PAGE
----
Wednesday, January 21, 2009

Of Hospitals and Marriage Propsals!

Monday evening I get a call on my mobile from an unknown number, I answer it and surmise that a distant uncle has had a massive heart attack and has been admitted to a hospital. It is his neighbour who calls me and gives me this information. I pack a change of clothes in a duffel bag take some cash and rush to the hospital.

I hire a taxi and wonder at the man who served as a source of inspiration to me and all the other kids in the extended family. Seshumama was a bachelor, a man who was an enigma. He had studied Law and then been to Oxford to pursue a slew of degrees. He was a man of incredible physical strength. I remember me and my cousins four of us hanging on to his powerful arms and he would lift us and again set us down with incredible ease. He had gone on to join the United Nations and worked in various countries in Africa. It seems his work was top-secret. It was something to do with Crisis-Prevention and Disaster-Management. No one knew where he was and when he would suddenly land up at their doorsteps with a bag full of goodies for the kids.

The elders in the family considered him to be the "black sheep" as he had not married and settled to lead a normal life. He had retired about seven years back and used to shuttle between his cottage in Munnar and flat in Chennai. I had always stayed in touch with him, and he used to treat me like his own son. He would often remark to my parents" Watch out Meshu(he used to call me that) is going to be a great man." I have not achieved any greatness yet. I have a regular job and a normal life. He used to gift me books and stamps and would always listen patiently to the stories that I would narrate to him. It is a matter of pride for me that in spite of there being so many relatives, he had two sisters and a younger brother; it was my name and number that was given by my uncle as an emergency contact number.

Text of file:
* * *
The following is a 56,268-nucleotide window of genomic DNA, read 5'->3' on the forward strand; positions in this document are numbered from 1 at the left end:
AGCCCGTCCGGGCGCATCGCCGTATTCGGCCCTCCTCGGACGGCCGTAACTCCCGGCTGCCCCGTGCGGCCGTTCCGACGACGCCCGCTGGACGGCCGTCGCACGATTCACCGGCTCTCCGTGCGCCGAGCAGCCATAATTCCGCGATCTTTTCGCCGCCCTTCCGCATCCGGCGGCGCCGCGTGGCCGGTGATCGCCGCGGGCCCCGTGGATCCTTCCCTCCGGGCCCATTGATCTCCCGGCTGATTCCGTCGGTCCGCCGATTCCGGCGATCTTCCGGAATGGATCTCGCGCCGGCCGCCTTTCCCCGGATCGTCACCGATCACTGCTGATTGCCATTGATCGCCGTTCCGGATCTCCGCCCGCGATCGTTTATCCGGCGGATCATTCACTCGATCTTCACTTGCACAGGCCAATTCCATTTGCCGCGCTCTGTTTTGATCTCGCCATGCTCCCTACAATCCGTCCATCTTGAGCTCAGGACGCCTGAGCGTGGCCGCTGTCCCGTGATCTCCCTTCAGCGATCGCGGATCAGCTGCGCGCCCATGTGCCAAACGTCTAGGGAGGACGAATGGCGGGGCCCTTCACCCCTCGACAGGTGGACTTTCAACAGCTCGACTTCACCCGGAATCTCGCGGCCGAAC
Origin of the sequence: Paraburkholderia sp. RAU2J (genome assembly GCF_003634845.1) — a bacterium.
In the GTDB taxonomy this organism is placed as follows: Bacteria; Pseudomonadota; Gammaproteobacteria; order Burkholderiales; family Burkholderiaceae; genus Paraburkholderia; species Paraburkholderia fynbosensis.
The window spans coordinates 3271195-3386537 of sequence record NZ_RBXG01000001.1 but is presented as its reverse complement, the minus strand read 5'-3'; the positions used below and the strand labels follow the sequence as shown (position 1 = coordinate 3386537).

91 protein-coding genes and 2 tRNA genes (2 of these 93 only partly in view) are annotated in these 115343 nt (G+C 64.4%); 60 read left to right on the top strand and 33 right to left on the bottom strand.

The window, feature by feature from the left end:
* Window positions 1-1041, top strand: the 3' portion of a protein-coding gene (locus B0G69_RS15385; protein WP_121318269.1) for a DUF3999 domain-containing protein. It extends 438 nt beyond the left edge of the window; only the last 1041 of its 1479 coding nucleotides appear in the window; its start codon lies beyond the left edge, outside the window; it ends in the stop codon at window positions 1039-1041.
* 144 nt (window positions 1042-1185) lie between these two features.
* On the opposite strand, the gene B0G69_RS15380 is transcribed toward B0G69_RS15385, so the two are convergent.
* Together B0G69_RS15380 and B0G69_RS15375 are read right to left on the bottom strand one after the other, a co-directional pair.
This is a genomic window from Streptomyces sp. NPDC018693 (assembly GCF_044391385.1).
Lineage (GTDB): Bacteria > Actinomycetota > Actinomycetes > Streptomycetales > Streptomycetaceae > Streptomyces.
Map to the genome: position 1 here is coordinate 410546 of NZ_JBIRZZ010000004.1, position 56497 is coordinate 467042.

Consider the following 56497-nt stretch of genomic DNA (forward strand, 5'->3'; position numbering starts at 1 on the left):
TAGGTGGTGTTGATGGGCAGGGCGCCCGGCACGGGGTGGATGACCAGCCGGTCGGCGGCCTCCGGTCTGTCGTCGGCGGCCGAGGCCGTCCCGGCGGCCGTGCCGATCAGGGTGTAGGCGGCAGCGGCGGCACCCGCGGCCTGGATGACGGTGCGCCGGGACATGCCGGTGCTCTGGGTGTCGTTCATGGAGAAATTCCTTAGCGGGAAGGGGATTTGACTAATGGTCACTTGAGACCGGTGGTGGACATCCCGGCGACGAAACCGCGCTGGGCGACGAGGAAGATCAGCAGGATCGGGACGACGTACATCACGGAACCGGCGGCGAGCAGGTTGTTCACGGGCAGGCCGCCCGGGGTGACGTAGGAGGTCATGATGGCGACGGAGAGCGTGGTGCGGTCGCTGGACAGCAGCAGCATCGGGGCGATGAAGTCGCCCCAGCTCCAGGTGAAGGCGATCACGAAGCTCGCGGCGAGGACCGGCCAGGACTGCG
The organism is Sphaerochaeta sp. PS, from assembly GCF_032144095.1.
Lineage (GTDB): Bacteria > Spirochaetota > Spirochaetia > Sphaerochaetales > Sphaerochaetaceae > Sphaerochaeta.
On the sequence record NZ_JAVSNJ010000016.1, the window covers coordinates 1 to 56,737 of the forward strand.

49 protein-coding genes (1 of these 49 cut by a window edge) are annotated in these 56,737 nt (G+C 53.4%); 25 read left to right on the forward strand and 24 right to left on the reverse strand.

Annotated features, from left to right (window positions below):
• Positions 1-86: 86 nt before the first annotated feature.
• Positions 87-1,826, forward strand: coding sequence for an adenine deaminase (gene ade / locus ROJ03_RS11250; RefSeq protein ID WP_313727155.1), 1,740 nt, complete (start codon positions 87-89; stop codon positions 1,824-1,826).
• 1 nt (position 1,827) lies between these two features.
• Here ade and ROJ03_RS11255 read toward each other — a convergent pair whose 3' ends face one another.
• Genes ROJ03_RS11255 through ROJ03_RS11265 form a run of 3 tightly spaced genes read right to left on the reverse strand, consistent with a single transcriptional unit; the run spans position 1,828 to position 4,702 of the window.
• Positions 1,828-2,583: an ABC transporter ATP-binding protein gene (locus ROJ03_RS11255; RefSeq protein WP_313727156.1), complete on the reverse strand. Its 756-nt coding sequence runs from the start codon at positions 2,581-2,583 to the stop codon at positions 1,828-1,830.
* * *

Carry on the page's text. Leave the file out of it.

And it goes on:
I am lost in my thoughts, when the taxi-driver announces that we have reached the hospital. I pay the fare and rush to the reception. My uncle's neighbour is waiting there and he informs me that my Seshumama is undergoing surgery; and that he has also informed the other relatives and all of them were on their way to the hospital.

As the clock ticks my nervousness increases and slowly the relatives troop in to the hospital. People whom I had not met for more than seven or eight years years arrive and they are surprised to see that the lanky Meshu has grown up into a man. Meena Aunty comes up speaks to me and in a most embarrassing situation asks her husband-Raju Mama-"Ennanga Maheshkku namma Shriyava ponnu pakkalama?"(Why don't we seek an alliance for Mahesh with our Shriya [Damn! of all places and times an alliance/proposal in a hospital]

The doctor comes out and says Seshumama is out of danger and he will be moved into the General Intensive Care Unit after a couple of hours. I heave a sigh of relief and thank God and the doctors who saved his life. When I see him he is still in a drug-induced sleep. He is tired and weak but even then with an enigmatic smile on his face.

As I return home I wonder if I am going to end up like him all alone and without any one! My thoughts are interrupted as I get another call this time it is Meena Mamai-" Dei Meshu Ammakitta sollu njan Shriya jadhakatha courierla send panren!" (Hey! Mahesh tell your mother that I am sending Shriya's horoscope through courier." )

I manage by saying-"Mami signal weak a irukku aathukku call pannunga"(Aunt the signal is weak try calling home.)

2 comments:

sowmi said...

gee

what can i say

Meshu...

YOUR time's up!

Aswin Kini said...

Of all the places in the world, they find a hospital to seek an alliance :( Anyways, can't blame people, the World seems to move so fast that relationships and emotional bondings are losing their values.

As they say, "In every bad thing, a good thing is hidden", who knows, maybe as Sowmi said, "Your time's up Meshu :D"

Pray that your uncle gets well soon!

Creative Commons License
This work is licensed under a Creative Commons Attribution-Noncommercial-No Derivative Works 3.0 Unported License.